James Herbert's classic horror writing peaked in popularity in Great Britain in the late 1970s and stayed that way until the mid to late 1980s. Of course, the breakthrough for James Herbert was "THE RATS".
The big name in the business as James Herbert began to grow in stature was Stephen King, and as Herbert's star waned, so rose the star of Clive Barker.
Comparisons then are sometimes made between the three, and in fact if this is done, despite the global prominence of Stephen King and the sucess of at least one of Clive barker's novels as a film, James Herbert does come out on top.
As no less a commentator than former Booker Prize judge and critic of some thirty years of standing Stuart Kelly noted to me, James Herbert was:
"... more daring than Stephen King, and not as obsessively nasty as Clive Barker."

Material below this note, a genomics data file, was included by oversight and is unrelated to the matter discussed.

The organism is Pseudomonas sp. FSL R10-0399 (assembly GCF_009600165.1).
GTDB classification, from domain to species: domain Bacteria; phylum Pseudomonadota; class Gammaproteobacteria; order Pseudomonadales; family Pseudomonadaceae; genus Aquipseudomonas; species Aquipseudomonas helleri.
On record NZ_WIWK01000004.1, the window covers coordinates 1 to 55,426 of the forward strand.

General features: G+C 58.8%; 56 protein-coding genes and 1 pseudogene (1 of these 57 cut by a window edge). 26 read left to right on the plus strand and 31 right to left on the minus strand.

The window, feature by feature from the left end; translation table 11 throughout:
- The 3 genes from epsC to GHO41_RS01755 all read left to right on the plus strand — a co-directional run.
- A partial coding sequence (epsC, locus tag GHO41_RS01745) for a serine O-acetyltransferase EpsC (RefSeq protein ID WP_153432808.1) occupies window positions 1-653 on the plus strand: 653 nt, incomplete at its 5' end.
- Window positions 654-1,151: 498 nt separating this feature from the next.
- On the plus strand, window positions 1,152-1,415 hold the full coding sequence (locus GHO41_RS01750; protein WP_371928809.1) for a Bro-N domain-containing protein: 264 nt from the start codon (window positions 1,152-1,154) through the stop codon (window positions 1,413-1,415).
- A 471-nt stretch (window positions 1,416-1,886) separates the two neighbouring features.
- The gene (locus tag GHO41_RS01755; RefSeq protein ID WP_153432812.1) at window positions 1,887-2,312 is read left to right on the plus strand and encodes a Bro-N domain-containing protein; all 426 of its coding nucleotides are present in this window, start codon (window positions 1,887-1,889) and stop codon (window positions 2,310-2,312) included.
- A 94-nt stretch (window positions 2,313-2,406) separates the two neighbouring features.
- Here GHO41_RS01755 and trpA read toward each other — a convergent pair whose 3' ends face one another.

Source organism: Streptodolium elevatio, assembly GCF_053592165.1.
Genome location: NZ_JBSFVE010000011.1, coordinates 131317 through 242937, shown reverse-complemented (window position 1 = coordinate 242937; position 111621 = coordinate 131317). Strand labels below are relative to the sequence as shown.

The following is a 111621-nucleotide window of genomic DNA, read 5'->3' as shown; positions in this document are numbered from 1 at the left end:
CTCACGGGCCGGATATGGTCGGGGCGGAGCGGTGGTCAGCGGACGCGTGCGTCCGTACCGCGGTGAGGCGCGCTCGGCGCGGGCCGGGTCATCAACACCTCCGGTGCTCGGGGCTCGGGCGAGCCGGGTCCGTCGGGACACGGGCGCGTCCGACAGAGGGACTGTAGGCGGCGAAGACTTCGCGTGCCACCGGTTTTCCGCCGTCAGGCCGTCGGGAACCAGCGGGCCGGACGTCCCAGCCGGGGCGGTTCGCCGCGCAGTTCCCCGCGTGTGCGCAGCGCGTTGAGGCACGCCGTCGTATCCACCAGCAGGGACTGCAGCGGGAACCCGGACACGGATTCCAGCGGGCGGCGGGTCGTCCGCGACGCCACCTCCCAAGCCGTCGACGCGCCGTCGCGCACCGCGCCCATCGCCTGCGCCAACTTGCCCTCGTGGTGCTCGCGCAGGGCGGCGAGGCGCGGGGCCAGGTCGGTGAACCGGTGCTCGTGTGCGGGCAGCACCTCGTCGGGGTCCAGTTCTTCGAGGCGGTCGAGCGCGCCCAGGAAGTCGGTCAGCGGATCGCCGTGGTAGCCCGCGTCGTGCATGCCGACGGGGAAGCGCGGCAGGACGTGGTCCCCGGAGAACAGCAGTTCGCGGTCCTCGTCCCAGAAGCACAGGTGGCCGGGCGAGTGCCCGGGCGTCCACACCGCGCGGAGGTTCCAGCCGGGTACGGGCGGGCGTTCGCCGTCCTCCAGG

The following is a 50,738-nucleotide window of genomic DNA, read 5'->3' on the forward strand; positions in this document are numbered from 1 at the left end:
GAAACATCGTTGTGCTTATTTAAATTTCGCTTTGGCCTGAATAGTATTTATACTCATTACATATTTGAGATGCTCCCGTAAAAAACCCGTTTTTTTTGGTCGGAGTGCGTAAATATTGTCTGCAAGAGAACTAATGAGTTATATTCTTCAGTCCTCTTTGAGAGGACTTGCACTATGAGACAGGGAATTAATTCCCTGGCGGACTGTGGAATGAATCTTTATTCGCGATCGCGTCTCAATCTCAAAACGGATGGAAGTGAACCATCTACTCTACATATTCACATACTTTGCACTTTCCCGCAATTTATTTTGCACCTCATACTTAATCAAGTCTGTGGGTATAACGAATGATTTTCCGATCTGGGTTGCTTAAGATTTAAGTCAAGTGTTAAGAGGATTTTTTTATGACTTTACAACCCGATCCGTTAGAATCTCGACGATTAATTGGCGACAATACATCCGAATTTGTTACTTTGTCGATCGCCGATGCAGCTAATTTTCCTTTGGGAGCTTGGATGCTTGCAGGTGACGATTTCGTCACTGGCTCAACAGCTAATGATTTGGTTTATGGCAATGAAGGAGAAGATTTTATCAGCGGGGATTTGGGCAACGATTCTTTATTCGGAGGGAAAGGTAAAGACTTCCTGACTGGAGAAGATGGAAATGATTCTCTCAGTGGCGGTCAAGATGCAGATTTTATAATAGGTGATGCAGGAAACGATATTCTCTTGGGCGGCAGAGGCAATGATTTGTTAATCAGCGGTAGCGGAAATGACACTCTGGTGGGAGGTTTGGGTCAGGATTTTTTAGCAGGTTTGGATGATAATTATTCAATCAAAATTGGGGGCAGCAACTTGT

An ideal combination, and faithful description of the one whom many horror fans still rightly call: THE MASTER.
When it came to his own ambition to take on the United States and Stephen King - - which both amounted in effect to the same thing - - James Herbert wrote the novel Shrine, whcih was something of a departure for him, and which consciously seemed to emulate KIng's style in several respects.
Shrine wasn't a great sucess in the United Kingdom, but it was eventually made into a film, having taken 35 years to eventually leap that hurdle.